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Decimal to floating point

  1. Feb 1, 2010 #1
    1. Convert -45 and 3.54625 32-bit ( single precision) to floating point representation.



    I know how to convert positive and even decimal numbers, but I don't know how to do these. Is there somebody who knows? Help would be appreciated.
     
  2. jcsd
  3. Feb 1, 2010 #2

    berkeman

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    What reference are you using for floating point representation?
     
  4. Feb 1, 2010 #3
    What do you mean?
     
  5. Feb 1, 2010 #4

    berkeman

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    I mean what spec, or what rules? I can go to wikipedia to look it up, but I was hoping you could point me to what you are using. What textbook, or what other learning materials? How are you supposed to know how to do any conversions involving floating point?

    I've done a few conversions involving floating point, and I have to look up the conversion rules each time I do.
     
  6. Feb 1, 2010 #5
    Dosen't matter how. I tried to to convert it to binary first and then go from there, using the formular I found, but that didn't work.
     
  7. Feb 1, 2010 #6

    berkeman

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    So which one of the IEEE 754 formats are you supposed to use?

    http://en.wikipedia.org/wiki/Floating_point

    Or is it when they say
    that it's confusing? I don't know myself what they mean by a decimal number represneted by 32-bit single precision...
     
  8. Feb 1, 2010 #7
    The floating point is gonna look like this: 0 1111 1111 0110 1010 0100 0000 0000 0000

    32 digits. The single precision is easy. I know how to do that once I know how to convert it. I saw that on wikipedia too. It's just not clear to me.
     
  9. Feb 1, 2010 #8

    vela

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    Negative numbers are easy if you know how to do positive numbers. You just flip the sign bit.

    Floating point representation is essentially just scientific notation using base 2. To convert to base 2, first convert the integer part. Then multiply the fraction by 2. The integer part of the result is the next bit. To get successive bits, repeat the process of discarding the integer part and multiplying the resulting fraction by 2.

    For example, the binary representation of 3.671875 starts with 11. After the binary point, the bits are

    2x0.671875 = 1.34375
    2x0.34375 = 0.6875
    2x0.6875 = 1.375
    2x0.375 = 0.75
    2x0.75 = 1.5
    2x0.5 = 1.0

    So 3.671875 in decimal has the binary representation 11.1010112. Now you want to move the binary point all the way to the left, yielding [itex]0.11101011_2\times2^2[/itex].

    In IEEE 754 single-precision format, you first have the sign bit, 0 for positive and 1 for negative. Add an offset of 127 to the exponent and store the result in the next 8 bits. You then drop the first bit of the mantissa, because you know it's always 1, and store the rest in the remaining 23 bits. For our example, you'd have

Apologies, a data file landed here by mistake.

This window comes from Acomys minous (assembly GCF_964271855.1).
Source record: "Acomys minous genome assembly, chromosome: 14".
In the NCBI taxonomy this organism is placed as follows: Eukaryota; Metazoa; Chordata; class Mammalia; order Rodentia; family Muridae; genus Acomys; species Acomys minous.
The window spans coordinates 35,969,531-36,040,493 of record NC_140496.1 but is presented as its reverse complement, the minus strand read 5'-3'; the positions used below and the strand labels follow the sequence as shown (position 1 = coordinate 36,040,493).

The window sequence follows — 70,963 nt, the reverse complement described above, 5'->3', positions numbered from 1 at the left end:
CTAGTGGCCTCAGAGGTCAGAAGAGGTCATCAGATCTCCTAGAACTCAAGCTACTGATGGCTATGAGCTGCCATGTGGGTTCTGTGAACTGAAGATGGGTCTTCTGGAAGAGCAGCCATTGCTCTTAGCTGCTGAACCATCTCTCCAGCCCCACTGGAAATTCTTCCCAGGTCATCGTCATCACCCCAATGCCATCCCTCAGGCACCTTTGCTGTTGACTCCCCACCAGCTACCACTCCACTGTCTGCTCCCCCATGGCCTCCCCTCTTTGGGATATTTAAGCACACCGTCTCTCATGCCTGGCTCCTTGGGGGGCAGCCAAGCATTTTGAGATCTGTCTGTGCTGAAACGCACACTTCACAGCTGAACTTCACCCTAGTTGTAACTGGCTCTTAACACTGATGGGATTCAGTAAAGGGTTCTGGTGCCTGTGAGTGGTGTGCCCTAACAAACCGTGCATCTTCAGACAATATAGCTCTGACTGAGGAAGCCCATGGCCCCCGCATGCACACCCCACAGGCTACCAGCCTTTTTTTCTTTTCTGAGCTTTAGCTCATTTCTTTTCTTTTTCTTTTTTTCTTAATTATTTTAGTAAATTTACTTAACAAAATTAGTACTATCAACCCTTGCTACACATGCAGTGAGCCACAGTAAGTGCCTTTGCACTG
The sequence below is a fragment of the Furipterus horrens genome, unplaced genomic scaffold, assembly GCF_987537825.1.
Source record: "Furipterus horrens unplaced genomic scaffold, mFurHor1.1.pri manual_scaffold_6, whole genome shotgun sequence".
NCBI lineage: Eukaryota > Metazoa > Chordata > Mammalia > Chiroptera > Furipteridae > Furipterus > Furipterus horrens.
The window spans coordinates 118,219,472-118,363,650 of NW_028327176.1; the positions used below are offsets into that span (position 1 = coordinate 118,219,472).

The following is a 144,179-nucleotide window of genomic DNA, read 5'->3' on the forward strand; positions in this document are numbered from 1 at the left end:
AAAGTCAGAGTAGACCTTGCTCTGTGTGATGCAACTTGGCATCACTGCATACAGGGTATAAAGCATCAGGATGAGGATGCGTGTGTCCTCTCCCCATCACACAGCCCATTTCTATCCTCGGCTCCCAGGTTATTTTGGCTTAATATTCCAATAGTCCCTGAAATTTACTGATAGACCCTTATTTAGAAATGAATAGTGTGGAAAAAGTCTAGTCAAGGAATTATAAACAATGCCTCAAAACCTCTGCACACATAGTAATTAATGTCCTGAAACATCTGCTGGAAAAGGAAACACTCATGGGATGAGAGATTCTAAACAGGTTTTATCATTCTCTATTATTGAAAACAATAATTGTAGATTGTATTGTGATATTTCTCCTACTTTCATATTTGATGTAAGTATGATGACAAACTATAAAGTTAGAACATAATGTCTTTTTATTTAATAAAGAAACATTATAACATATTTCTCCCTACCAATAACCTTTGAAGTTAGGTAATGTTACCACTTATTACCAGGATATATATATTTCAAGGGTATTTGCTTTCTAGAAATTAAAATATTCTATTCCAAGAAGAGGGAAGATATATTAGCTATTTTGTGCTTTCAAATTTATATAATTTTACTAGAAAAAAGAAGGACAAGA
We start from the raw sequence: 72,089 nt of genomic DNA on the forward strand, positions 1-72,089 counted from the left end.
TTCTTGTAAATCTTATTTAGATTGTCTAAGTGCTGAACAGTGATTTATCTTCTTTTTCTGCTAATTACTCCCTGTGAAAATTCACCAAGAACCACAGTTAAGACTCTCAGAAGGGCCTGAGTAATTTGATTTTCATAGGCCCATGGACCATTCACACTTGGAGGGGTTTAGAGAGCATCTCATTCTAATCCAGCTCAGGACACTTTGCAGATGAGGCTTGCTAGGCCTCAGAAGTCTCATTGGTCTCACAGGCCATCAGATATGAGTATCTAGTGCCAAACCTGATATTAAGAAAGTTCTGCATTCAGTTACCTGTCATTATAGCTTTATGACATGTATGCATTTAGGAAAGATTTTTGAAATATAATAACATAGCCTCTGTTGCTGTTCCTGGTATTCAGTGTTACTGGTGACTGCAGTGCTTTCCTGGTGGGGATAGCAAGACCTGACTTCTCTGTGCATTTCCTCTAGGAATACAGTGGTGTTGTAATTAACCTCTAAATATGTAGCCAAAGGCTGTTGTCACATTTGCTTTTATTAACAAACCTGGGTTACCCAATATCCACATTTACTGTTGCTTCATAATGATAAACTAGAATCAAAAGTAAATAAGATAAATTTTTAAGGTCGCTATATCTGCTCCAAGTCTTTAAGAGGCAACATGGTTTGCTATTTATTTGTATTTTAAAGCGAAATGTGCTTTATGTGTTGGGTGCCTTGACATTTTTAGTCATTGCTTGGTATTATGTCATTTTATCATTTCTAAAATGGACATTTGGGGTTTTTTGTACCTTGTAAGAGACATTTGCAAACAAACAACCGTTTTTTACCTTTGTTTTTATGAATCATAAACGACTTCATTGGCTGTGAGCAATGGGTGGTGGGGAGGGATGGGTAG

0 10000001 11010110000000000000000

    The first bit is 0 indicating the number is positive. The 8-bit exponent field equals 129, which is 2+127. The remaining bits are from the binary representation except for the leading one after the binary point.
     
  10. Feb 2, 2010 #9
    Thank you.
    Just multiply it by 2? Why did you take the 0.75 from 1.375 and not 0.375?
     
  11. Feb 2, 2010 #10

    Mark44

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    Take another look at what Vela wrote, starting with "Then multiply the fraction by 2. The integer part of the result is the next bit. To get successive bits, repeat the process of discarding the integer part and multiplying the resulting fraction by 2."
     
  12. Feb 2, 2010 #11

    vela

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    Multiplying by 2 just shifts the binary point over by one spot (just like multiplying by 10 shifts the decimal point over by one spot), so it causes the leading bit in the fraction to become the integer part.

    You could also multiply a fraction by a power of two to turn it into an integer and then find the binary representation of the integer. For example, 0.671875x26 = 43, which is represented by 1010112. So 0.671875 = 43x2-6 = 0.1010112. The main complication with this approach are that you can't turn most fractions neatly into an integer by multiplying by a power of two, so you need to choose the power of 2 to get the number of bits you want and toss the remaining part of the fraction, and then you still have to find the (possibly large) integer's binary representation.

    I think you missed the line between the 1.375 to the 0.75.
     
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